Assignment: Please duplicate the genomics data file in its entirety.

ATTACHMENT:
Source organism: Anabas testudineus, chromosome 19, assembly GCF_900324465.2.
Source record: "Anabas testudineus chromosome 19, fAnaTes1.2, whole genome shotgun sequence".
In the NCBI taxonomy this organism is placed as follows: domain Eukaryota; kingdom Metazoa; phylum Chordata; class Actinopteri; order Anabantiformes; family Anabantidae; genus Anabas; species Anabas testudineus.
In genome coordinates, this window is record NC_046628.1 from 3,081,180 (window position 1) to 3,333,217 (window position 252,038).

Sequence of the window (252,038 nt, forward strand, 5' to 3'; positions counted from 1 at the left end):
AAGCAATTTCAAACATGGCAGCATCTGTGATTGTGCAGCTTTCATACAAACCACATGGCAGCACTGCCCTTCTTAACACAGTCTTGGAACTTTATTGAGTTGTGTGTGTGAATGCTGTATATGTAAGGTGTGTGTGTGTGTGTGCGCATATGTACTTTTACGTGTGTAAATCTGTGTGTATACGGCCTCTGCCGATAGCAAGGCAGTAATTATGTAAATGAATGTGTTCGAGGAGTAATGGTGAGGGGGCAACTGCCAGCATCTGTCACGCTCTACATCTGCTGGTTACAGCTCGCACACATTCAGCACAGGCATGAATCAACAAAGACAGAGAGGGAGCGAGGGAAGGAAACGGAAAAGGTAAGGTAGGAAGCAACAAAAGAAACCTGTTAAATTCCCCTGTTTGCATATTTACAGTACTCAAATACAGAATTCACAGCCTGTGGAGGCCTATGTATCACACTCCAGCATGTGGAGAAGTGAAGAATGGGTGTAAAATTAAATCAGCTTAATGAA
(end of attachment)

Source organism: Anabas testudineus, chromosome 19, assembly GCF_900324465.2.
Source record: "Anabas testudineus chromosome 19, fAnaTes1.2, whole genome shotgun sequence".
In the NCBI taxonomy this organism is placed as follows: domain Eukaryota; kingdom Metazoa; phylum Chordata; class Actinopteri; order Anabantiformes; family Anabantidae; genus Anabas; species Anabas testudineus.
In genome coordinates, this window is record NC_046628.1 from 3,081,180 (window position 1) to 3,333,217 (window position 252,038).

Sequence of the window (252,038 nt, forward strand, 5' to 3'; positions counted from 1 at the left end):
AAGCAATTTCAAACATGGCAGCATCTGTGATTGTGCAGCTTTCATACAAACCACATGGCAGCACTGCCCTTCTTAACACAGTCTTGGAACTTTATTGAGTTGTGTGTGTGAATGCTGTATATGTAAGGTGTGTGTGTGTGTGTGCGCATATGTACTTTTACGTGTGTAAATCTGTGTGTATACGGCCTCTGCCGATAGCAAGGCAGTAATTATGTAAATGAATGTGTTCGAGGAGTAATGGTGAGGGGGCAACTGCCAGCATCTGTCACGCTCTACATCTGCTGGTTACAGCTCGCACACATTCAGCACAGGCATGAATCAACAAAGACAGAGAGGGAGCGAGGGAAGGAAACGGAAAAGGTAAGGTAGGAAGCAACAAAAGAAACCTGTTAAATTCCCCTGTTTGCATATTTACAGTACTCAAATACAGAATTCACAGCCTGTGGAGGCCTATGTATCACACTCCAGCATGTGGAGAAGTGAAGAATGGGTGTAAAATTAAATCAGCTTAATGAA